The Web page linked to in the original post includes the following feature specification:
- Patented DualBIOS with Hybrid EFI technology for 3TB HDD support
The Hybrid EFI is a very buggy EFI implementation that's built as a layer atop a traditional BIOS. I've got a computer with this setup myself, and the firmware implementation is pretty awful. It is possible to boot it from a GPT disk, in both BIOS mode and in EFI mode (I've done so in both modes), although I've never tried it with a 3TB hard disk, so that may create some additional wrinkles. I'm not sure offhand what's causing your system to fail to boot; it could be any of dozens of problems, such as a missing boot loader, a misconfigured boot loader, or a BIOS bug.
One common requirement on some EFI-based systems booting from GPT disks in BIOS mode is to have an MBR partition marked as active. Since GPT includes a "protective MBR" with a single partition of type 0xEE, setting that partition active sometimes works around boot problems. You'll need to use an MBR-only tool, such as all but the very latest versions of Linux's
fdisk, to do this; or you can use a very recent version of
parted to set a flag on the disk as a whole. (I don't recall the flag's name, offhand, but it is
boot flag, which identifies an EFI System Partition (ESP).) OTOH, if you decide to try EFI-mode booting, you should probably not set this flag. If you try the flag first and then move on to EFI-mode booting, remove it before you go on to the EFI-mode booting.
Note that you could also convert your SSD to MBR form using
gdisk and leave your 3TB spinning disk as GPT. It's conceivable that this would help your computer work past whatever problems it's got. If you do this, you'll probably have to re-install your (BIOS mode) GRUB. Even Windows has no problems with systems that mix MBR and GPT disks, so long as the boot disk is in the right mode for the firmware.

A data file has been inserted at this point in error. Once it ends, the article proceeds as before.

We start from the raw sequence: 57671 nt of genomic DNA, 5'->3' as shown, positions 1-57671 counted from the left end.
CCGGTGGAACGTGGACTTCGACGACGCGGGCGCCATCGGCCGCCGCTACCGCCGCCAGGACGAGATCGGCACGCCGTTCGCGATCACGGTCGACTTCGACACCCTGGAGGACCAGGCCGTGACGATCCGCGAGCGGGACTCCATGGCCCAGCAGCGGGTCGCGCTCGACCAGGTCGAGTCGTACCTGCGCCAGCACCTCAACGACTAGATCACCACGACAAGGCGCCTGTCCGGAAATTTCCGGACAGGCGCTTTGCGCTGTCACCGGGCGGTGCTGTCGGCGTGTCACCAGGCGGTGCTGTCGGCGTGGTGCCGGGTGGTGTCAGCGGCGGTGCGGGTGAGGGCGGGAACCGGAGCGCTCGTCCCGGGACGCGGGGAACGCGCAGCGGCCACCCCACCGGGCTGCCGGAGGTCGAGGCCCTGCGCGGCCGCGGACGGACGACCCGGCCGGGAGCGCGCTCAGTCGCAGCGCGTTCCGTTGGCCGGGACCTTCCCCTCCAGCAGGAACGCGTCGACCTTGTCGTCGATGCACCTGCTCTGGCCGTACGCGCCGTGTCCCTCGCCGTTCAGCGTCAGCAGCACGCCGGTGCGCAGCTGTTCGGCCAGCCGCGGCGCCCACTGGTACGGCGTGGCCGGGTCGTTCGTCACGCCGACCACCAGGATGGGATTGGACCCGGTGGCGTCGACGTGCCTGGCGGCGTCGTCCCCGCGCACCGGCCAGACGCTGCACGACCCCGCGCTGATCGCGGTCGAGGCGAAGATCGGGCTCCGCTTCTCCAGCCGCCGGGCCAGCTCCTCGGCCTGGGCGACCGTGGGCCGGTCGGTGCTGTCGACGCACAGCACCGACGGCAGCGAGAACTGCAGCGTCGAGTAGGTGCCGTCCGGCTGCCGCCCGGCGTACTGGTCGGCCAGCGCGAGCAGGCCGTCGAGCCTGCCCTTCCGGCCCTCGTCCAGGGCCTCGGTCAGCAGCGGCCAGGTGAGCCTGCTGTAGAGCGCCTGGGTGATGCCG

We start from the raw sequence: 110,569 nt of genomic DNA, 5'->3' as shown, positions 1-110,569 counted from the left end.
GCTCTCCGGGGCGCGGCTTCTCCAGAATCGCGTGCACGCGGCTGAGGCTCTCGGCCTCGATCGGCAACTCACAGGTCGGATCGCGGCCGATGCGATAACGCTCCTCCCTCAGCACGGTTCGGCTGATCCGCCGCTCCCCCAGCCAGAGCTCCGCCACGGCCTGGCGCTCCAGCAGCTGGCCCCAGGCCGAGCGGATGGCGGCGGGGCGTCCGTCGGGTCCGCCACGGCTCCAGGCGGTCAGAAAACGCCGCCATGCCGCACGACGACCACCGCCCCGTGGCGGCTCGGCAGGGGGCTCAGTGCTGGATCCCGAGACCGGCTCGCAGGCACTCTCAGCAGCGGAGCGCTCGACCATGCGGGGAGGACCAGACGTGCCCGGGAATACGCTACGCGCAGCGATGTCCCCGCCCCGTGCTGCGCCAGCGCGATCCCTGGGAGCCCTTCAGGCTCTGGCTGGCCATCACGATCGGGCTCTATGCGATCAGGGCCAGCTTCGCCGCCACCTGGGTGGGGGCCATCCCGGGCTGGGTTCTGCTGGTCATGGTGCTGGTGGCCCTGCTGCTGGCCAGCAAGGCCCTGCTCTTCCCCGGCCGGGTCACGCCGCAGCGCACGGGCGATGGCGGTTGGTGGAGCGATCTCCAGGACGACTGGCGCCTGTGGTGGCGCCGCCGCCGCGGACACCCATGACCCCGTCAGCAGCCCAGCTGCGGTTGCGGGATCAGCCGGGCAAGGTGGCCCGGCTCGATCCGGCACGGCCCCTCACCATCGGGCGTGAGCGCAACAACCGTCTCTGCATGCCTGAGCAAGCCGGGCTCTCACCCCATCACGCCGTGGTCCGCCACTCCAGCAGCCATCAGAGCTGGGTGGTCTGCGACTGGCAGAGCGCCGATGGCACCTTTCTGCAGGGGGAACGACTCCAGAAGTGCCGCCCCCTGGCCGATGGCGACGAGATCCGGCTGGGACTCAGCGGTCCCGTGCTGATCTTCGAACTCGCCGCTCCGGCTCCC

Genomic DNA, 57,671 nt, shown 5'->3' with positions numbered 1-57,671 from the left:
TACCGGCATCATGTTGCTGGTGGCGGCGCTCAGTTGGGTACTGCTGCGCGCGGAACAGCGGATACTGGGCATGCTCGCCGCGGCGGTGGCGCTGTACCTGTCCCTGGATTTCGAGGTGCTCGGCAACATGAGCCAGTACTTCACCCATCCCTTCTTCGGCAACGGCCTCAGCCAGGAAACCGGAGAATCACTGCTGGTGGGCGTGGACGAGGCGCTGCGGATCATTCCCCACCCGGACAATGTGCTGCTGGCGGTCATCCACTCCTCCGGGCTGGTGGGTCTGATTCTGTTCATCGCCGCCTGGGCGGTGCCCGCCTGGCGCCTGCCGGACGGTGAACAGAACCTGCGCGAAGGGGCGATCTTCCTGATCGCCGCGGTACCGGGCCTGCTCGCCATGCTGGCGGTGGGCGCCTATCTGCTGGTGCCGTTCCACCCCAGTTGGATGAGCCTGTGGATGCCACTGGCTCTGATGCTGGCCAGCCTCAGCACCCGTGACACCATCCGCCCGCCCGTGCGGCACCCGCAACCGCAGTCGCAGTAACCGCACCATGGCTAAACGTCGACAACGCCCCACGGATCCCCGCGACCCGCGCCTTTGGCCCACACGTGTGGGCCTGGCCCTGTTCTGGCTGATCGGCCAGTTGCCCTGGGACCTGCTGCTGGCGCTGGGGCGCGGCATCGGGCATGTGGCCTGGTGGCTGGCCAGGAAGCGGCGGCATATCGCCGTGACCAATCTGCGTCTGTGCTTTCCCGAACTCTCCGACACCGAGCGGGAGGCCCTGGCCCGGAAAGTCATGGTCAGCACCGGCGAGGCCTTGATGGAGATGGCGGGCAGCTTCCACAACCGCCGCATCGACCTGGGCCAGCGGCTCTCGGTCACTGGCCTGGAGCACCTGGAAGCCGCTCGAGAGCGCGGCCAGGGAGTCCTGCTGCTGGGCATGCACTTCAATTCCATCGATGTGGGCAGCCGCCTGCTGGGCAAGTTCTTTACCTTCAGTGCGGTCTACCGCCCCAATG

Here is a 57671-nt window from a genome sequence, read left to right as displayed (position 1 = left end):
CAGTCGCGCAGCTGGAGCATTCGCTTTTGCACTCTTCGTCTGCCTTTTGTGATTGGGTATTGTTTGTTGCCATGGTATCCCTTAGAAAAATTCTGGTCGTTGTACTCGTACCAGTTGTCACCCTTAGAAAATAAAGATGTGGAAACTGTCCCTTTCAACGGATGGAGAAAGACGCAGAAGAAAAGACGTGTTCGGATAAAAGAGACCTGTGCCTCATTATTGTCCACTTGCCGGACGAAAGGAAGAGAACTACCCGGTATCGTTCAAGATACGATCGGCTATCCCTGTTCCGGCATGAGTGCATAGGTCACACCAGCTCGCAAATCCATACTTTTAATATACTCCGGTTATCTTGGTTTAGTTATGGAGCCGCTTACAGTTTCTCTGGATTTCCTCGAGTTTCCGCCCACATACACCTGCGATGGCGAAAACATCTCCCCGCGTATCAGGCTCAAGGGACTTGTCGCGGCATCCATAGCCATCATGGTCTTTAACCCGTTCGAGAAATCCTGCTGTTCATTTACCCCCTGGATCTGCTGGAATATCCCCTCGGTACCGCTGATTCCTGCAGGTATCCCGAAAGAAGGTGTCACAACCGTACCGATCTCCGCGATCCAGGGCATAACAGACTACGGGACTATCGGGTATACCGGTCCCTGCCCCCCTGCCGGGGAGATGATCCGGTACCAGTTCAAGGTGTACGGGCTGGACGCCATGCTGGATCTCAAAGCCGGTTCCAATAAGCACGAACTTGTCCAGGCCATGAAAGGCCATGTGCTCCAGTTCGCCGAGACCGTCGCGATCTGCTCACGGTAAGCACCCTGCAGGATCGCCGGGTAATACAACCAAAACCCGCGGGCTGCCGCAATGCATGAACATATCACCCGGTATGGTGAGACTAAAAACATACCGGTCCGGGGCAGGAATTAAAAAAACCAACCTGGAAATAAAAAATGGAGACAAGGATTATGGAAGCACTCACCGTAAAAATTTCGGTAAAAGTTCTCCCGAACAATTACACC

The other approach is to try an EFI-mode boot. This is possible, but it's awkward on this board. One easy way to try it might be to download the CD-R or USB flash drive version of my rEFInd boot manager and prepare a suitable medium. When you boot from it, rEFInd should show you a set of boot options. If one of these boots into Linux, then you can try a disk-based installation. To do this, you'll need to shrink one of your partitions by ~550MiB and create an EFI System Partition (ESP) in that space. Mount that partition at
/boot/efi and install the Debian package of rEFInd. Unfortunately, one of the bugs of the Hybrid EFI is that it tends to forget its boot entries, so you might then want to type
sudo mvrefind.sh /boot/efi/EFI/refind /boot/efi/EFI/BOOT. This will rename rEFInd to boot using the EFI fallback filename, which will probably be more reliable on this board.
One more point: The downloads page for your board includes a "beta BIOS," which is probably a more reliable non-BIOS-based EFI. I can't promise it will work any better than whatever you've got now, but it might. (OTOH, if you're already running this "beta BIOS," it could be that returning to an earlier Hybrid EFI version would help fix your problem.)